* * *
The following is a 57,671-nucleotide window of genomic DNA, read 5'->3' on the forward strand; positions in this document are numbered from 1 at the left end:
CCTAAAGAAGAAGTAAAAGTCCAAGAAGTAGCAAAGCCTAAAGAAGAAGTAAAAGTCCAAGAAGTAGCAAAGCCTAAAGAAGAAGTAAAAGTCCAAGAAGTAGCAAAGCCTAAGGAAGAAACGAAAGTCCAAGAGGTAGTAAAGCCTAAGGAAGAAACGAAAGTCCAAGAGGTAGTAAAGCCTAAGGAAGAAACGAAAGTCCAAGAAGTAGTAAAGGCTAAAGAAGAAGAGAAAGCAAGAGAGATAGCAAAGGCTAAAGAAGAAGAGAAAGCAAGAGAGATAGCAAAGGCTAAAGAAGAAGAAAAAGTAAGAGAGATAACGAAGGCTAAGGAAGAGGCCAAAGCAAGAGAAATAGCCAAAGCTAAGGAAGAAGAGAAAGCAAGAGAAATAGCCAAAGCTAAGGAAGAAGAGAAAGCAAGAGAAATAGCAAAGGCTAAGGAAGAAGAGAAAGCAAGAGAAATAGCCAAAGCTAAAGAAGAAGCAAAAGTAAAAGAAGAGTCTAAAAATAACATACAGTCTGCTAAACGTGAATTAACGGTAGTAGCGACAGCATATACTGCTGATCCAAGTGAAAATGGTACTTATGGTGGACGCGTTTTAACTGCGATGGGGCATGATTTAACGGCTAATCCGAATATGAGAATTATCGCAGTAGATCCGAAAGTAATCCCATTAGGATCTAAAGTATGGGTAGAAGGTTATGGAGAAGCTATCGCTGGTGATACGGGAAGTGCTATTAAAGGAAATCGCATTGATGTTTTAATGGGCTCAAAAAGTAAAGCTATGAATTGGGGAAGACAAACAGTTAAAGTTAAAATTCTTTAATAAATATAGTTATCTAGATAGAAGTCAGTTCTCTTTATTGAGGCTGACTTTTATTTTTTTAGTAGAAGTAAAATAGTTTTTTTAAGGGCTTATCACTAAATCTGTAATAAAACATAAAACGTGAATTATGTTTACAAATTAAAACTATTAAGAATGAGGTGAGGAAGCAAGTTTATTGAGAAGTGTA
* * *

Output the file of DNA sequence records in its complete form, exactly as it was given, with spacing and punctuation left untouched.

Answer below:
The following is a 57,671-nucleotide window of genomic DNA, read 5'->3' on the forward strand; positions in this document are numbered from 1 at the left end:
CCTAAAGAAGAAGTAAAAGTCCAAGAAGTAGCAAAGCCTAAAGAAGAAGTAAAAGTCCAAGAAGTAGCAAAGCCTAAAGAAGAAGTAAAAGTCCAAGAAGTAGCAAAGCCTAAGGAAGAAACGAAAGTCCAAGAGGTAGTAAAGCCTAAGGAAGAAACGAAAGTCCAAGAGGTAGTAAAGCCTAAGGAAGAAACGAAAGTCCAAGAAGTAGTAAAGGCTAAAGAAGAAGAGAAAGCAAGAGAGATAGCAAAGGCTAAAGAAGAAGAGAAAGCAAGAGAGATAGCAAAGGCTAAAGAAGAAGAAAAAGTAAGAGAGATAACGAAGGCTAAGGAAGAGGCCAAAGCAAGAGAAATAGCCAAAGCTAAGGAAGAAGAGAAAGCAAGAGAAATAGCCAAAGCTAAGGAAGAAGAGAAAGCAAGAGAAATAGCAAAGGCTAAGGAAGAAGAGAAAGCAAGAGAAATAGCCAAAGCTAAAGAAGAAGCAAAAGTAAAAGAAGAGTCTAAAAATAACATACAGTCTGCTAAACGTGAATTAACGGTAGTAGCGACAGCATATACTGCTGATCCAAGTGAAAATGGTACTTATGGTGGACGCGTTTTAACTGCGATGGGGCATGATTTAACGGCTAATCCGAATATGAGAATTATCGCAGTAGATCCGAAAGTAATCCCATTAGGATCTAAAGTATGGGTAGAAGGTTATGGAGAAGCTATCGCTGGTGATACGGGAAGTGCTATTAAAGGAAATCGCATTGATGTTTTAATGGGCTCAAAAAGTAAAGCTATGAATTGGGGAAGACAAACAGTTAAAGTTAAAATTCTTTAATAAATATAGTTATCTAGATAGAAGTCAGTTCTCTTTATTGAGGCTGACTTTTATTTTTTTAGTAGAAGTAAAATAGTTTTTTTAAGGGCTTATCACTAAATCTGTAATAAAACATAAAACGTGAATTATGTTTACAAATTAAAACTATTAAGAATGAGGTGAGGAAGCAAGTTTATTGAGAAGTGTA